Providing coverage of Alaska and northern Canada's oil and gas industry
November 2018

Vol. 23, No.45 Week of November 11, 2018

RCA accepts Tesoro tariff settlement

Kristen Nelson

Petroleum News

The Regulatory Commission of Alaska has accepted a settlement agreement, as amended, between Tesoro Alaska Pipeline Co. LLC and Tesoro Alaska Co. LLC., over the objections of the Regulatory Affairs and Public Advocacy Section in the Attorney General’s office.

RCA said in a Nov. 1 order that Tesoro Alaska Pipeline filed a proposed tariff increase on May 31, 2017, based on a 2016 test year, for an increase from 61 cents per barrel, a rate which had been in place for 30 years, to 75.31 cents per barrel.

The tariff applies to a products pipeline between Tesoro’s refinery at Nikiski and Tesoro’s Anchorage terminal.

RCA opened a docket and established as a temporary rate the 75.31 cents per barrel filed rate, inviting the RAPA to participate; Tesoro Alaska Co. requested intervention, which was granted.

Both Tesoro entities were represented by the same counsel.

At a prehearing conference counsel for the Tesoro entities told the commission they wanted to find an acceptable way to end the proceeding without going through the long and expensive process of fully litigating a rate case.

Tesoro Alaska is the only shipper - and the only possible shipper - on the line, counsel told the commission, and because it is a products line there are no royalty or state income tax implications. The pipeline is regulated because of the right-of-way lease associated with the pipeline.

The settlement

On Nov. 22, 2017, the Tesoro entities filed a settlement agreement, requesting that the docket be closed; RAPA objected.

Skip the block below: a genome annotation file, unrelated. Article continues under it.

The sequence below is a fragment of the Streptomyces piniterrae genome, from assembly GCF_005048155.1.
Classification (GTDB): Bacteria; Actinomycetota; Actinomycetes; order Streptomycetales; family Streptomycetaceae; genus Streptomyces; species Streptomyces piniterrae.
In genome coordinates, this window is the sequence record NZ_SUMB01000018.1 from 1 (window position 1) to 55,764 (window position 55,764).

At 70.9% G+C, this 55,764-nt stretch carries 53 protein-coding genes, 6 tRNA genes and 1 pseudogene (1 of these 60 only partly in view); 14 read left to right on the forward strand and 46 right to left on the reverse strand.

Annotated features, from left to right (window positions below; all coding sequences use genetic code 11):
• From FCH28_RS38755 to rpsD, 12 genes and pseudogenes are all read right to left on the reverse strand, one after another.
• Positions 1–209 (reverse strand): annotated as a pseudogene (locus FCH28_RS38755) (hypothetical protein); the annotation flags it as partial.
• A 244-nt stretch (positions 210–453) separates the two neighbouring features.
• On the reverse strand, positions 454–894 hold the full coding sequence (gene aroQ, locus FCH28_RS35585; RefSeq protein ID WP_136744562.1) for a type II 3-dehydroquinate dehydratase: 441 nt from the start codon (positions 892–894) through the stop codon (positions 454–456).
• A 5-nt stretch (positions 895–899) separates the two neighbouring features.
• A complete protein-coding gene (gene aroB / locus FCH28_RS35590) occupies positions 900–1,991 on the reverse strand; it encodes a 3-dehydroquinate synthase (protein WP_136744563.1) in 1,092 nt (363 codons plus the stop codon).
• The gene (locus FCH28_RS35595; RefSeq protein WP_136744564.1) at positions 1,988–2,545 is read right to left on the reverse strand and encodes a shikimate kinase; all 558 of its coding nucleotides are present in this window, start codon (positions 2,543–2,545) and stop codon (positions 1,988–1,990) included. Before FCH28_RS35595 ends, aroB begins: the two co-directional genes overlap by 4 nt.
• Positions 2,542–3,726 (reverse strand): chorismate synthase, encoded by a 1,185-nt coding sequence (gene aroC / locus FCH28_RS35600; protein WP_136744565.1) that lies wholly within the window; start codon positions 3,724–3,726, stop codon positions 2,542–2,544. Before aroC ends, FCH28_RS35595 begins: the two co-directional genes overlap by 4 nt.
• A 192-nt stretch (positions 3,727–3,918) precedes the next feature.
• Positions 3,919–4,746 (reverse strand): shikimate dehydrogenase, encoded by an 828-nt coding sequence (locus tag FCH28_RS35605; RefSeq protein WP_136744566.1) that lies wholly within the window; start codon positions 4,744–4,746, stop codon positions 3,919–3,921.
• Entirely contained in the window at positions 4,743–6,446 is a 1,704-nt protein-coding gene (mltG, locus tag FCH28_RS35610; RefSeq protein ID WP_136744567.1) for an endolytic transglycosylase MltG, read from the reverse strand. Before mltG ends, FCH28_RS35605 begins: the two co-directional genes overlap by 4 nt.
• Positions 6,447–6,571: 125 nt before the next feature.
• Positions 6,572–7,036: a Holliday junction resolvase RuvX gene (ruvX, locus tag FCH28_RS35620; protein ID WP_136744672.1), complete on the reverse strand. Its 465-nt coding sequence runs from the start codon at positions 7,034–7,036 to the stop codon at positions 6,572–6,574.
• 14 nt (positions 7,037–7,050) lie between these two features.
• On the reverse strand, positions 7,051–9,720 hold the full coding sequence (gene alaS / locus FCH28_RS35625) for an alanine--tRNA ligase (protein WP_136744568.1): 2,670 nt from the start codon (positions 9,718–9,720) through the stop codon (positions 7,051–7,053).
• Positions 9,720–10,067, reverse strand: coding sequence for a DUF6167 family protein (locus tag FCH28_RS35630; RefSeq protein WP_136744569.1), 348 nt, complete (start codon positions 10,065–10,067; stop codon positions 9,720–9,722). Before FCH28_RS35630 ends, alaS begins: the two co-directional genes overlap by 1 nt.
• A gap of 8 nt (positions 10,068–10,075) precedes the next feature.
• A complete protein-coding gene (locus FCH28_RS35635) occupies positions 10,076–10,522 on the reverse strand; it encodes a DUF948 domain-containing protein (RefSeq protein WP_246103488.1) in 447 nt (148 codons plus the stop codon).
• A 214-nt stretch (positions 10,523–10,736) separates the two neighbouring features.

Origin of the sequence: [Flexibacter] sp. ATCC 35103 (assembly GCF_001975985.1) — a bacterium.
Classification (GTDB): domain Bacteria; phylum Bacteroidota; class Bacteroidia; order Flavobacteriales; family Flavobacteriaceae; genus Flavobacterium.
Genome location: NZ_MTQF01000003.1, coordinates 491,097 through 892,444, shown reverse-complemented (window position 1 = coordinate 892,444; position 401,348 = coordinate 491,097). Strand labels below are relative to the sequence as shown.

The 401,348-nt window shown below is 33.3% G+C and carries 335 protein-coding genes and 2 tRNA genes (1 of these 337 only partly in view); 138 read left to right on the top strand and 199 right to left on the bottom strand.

The settlement agreement was amended in April based on federal tax changes, reducing the proposed tariff from 75.31 cents per barrel to 74.43 cents per barrel.

The Tesoro entities asked that the commission accept the settlement agreement and close the docket, telling the commission that all economically impacted parties had signed the settlement agreement and the public interest did not require continuation of the proceeding.

RAPA, however, urged the commission to reject the settlement agreement based on public interest, and said Tesoro needed to prove its tariff was reasonable and that the proceeding needed to continue.

The commission said that the essence of RAPA’s position what that the public interest requires the commission to determine whether the rates agreed on in the settlement are just and reasonable before accepting the settlement agreement.

Commission’s decision

The commission rejected RAPA’s argument, saying that “RAPA, in this instance, has not demonstrated that it has an interest, economic or otherwise, in this proceeding such that we should reject the settlement agreement.”

The commission said RAPA had not provided an analysis of Tesoro’s revenue requirements study “sufficient to demonstrate that we should reject the proposed rates as unjust and unreasonable nor has it provided us with a basis for setting just and reasonable rates.”

Many common carriers in the state operate under settlement agreements the commission has accepted “without adjudication of just and reasonable rates. RAPA has not provided any information indicating that those pipelines are operating in violation of their respective ROW leases,” the commission said.

RAPA had asserted that components of Tesoro’s revenue requirements appeared to be inconsistent with RCA regulations. The commission found that assertion “unsupported and without merit,” and also said “RAPA has not provided any precedent or valid argument explaining why, in this instance, we should overturn our existing precedent and fully adjudicate the rates proposed in a settlement agreement.” RCA said RAPA has not pointed to any previous instance where the commission has done that. “In fact,” the commission said, “most of the pipeline settlement agreements currently in place contain no evaluation as to whether the rates are just and reasonable or whether the revenue requirement was calculated in compliance with all of our regulations.”

The commission also said that “RAPA has failed to demonstrate who would benefit from our rejection of the settlement agreement,” and said it agreed with Tesoro that there would be no beneficiaries to a settlement rejection.

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